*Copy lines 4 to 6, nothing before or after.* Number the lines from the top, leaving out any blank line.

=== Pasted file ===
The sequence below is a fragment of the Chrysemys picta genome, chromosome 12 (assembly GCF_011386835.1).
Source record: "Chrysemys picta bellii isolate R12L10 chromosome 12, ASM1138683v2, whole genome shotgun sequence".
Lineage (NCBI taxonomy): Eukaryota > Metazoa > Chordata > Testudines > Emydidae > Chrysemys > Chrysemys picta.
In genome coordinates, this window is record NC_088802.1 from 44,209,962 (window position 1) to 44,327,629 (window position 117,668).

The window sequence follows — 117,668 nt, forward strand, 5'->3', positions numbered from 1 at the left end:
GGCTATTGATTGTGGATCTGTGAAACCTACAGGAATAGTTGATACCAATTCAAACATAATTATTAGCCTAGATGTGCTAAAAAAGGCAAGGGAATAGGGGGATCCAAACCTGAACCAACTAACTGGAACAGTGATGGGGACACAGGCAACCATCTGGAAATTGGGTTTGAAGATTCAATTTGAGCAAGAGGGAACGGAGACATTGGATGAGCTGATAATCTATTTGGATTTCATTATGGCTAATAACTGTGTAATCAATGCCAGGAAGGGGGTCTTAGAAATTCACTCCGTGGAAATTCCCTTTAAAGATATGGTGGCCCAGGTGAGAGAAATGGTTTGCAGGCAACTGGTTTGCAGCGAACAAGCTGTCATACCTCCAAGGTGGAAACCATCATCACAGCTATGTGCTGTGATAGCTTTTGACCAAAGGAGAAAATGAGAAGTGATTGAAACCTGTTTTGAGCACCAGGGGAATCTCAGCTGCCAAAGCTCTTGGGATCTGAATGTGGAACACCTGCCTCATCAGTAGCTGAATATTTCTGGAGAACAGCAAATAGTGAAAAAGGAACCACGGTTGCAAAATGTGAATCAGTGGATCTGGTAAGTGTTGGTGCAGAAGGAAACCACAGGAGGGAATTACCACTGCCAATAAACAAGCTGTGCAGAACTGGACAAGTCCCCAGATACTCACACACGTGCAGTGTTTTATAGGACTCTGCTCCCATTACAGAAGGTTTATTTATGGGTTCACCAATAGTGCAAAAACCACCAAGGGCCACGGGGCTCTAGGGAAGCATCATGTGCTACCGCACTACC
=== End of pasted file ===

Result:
In genome coordinates, this window is record NC_088802.1 from 44,209,962 (window position 1) to 44,327,629 (window position 117,668).

The window sequence follows — 117,668 nt, forward strand, 5'->3', positions numbered from 1 at the left end:
GGCTATTGATTGTGGATCTGTGAAACCTACAGGAATAGTTGATACCAATTCAAACATAATTATTAGCCTAGATGTGCTAAAAAAGGCAAGGGAATAGGGGGATCCAAACCTGAACCAACTAACTGGAACAGTGATGGGGACACAGGCAACCATCTGGAAATTGGGTTTGAAGATTCAATTTGAGCAAGAGGGAACGGAGACATTGGATGAGCTGATAATCTATTTGGATTTCATTATGGCTAATAACTGTGTAATCAATGCCAGGAAGGGGGTCTTAGAAATTCACTCCGTGGAAATTCCCTTTAAAGATATGGTGGCCCAGGTGAGAGAAATGGTTTGCAGGCAACTGGTTTGCAGCGAACAAGCTGTCATACCTCCAAGGTGGAAACCATCATCACAGCTATGTGCTGTGATAGCTTTTGACCAAAGGAGAAAATGAGAAGTGATTGAAACCTGTTTTGAGCACCAGGGGAATCTCAGCTGCCAAAGCTCTTGGGATCTGAATGTGGAACACCTGCCTCATCAGTAGCTGAATATTTCTGGAGAACAGCAAATAGTGAAAAAGGAACCACGGTTGCAAAATGTGAATCAGTGGATCTGGTAAGTGTTGGTGCAGAAGGAAACCACAGGAGGGAATTACCACTGCCAATAAACAAGCTGTGCAGAACTGGACAAGTCCCCAGATACTCACACACGTGCAGTGTTTTATAGGACTCTGCTCCCATTACAGAAGGTTTATTTATGGGTTCACCAATAGTGCAAAAACCACCAAGGGCCACGGGGCTCTAGGGAAGCATCATGTGCTACCGCACTACC